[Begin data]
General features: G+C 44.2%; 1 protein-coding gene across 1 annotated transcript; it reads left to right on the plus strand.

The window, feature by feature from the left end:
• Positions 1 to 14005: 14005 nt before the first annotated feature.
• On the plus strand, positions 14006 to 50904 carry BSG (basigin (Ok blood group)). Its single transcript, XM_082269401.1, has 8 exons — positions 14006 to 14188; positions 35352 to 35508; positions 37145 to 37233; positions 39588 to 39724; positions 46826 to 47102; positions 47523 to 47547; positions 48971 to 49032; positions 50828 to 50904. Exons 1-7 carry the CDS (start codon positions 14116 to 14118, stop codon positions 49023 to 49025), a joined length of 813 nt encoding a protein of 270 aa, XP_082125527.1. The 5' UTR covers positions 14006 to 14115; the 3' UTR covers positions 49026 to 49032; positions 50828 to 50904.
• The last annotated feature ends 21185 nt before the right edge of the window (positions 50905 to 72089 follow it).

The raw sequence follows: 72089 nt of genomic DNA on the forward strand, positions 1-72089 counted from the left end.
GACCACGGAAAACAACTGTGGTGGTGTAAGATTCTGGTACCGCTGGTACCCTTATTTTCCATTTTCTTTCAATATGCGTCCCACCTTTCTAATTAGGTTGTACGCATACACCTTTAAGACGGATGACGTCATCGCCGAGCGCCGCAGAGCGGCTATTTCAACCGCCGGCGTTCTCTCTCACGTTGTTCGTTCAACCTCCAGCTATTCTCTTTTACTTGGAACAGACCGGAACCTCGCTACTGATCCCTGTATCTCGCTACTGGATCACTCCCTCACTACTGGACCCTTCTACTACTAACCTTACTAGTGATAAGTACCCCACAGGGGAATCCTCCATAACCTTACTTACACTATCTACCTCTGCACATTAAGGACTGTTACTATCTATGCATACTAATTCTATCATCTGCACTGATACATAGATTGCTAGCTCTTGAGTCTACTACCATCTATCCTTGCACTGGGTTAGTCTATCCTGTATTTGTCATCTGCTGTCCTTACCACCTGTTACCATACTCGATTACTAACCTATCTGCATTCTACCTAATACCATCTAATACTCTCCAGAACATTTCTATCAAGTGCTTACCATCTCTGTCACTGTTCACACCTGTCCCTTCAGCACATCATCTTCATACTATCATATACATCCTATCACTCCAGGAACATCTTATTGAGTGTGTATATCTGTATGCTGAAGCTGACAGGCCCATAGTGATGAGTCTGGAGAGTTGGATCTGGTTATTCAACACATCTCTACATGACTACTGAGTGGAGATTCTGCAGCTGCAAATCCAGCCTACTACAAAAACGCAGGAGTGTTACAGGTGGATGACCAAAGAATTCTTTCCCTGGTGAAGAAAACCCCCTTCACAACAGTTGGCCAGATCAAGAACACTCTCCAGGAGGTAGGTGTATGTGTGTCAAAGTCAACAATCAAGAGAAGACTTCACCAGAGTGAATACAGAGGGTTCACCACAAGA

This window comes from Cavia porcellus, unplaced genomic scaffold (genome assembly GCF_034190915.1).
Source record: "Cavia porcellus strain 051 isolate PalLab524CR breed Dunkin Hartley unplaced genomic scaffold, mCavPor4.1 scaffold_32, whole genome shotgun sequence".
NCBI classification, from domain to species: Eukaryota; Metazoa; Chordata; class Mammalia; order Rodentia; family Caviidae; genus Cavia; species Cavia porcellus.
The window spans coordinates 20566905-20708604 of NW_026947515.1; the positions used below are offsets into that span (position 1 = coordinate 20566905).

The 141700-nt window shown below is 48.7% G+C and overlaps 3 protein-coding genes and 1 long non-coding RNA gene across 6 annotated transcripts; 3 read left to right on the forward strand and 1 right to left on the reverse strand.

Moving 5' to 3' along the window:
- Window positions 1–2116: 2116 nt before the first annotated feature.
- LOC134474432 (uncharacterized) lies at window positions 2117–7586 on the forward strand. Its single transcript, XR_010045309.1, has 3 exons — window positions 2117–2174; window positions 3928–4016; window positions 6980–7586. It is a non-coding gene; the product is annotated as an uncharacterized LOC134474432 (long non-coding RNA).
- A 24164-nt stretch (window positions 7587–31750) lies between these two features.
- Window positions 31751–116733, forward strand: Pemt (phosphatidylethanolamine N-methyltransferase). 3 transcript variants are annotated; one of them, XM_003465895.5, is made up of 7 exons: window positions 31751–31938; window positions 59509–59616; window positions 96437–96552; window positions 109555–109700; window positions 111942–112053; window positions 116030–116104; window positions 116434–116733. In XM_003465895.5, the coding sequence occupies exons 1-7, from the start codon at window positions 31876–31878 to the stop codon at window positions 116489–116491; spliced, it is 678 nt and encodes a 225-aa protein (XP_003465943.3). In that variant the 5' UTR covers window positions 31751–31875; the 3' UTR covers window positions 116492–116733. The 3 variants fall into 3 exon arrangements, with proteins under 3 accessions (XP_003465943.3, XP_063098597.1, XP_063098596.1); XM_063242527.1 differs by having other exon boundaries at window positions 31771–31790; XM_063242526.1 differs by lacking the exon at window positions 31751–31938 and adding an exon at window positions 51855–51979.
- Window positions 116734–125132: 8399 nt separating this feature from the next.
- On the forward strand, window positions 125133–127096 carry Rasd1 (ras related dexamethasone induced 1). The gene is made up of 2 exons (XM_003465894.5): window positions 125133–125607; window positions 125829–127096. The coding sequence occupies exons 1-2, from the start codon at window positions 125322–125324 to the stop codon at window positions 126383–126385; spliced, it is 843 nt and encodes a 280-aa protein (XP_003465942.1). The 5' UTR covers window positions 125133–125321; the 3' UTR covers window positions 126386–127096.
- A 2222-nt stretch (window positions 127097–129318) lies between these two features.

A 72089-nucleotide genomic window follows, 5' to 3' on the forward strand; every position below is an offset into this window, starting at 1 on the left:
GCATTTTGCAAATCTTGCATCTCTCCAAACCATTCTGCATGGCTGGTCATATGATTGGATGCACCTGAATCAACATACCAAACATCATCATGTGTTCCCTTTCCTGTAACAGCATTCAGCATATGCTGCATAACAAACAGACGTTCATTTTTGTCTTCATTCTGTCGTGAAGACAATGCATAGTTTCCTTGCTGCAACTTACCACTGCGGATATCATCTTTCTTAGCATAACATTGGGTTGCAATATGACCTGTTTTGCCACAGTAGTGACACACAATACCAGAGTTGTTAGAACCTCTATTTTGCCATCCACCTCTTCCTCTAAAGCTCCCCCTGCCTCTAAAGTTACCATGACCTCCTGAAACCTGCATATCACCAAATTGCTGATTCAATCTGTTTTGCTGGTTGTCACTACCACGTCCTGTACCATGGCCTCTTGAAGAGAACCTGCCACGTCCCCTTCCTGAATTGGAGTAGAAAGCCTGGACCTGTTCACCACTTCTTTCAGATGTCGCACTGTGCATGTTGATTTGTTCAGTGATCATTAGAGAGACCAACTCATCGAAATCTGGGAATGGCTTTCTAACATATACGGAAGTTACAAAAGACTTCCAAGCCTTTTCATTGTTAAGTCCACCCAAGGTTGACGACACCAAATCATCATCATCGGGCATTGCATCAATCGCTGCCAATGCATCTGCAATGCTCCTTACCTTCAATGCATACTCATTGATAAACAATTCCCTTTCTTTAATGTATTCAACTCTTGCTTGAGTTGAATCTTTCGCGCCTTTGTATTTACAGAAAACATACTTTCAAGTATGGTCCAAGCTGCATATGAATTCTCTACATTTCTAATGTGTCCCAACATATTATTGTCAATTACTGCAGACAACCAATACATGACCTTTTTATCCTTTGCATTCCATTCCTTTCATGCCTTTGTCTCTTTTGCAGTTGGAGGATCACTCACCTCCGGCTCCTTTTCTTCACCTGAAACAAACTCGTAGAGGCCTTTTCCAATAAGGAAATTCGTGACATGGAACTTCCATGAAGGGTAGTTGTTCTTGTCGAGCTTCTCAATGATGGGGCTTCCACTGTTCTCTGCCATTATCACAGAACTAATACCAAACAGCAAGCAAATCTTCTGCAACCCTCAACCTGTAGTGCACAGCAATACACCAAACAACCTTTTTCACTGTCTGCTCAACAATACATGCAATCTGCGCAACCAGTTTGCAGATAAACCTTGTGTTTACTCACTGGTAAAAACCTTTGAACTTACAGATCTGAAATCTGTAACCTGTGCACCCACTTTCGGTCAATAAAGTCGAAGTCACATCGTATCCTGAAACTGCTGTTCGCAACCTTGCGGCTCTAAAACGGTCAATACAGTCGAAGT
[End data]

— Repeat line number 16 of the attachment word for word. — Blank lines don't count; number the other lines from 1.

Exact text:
- A 24164-nt stretch (window positions 7587–31750) lies between these two features.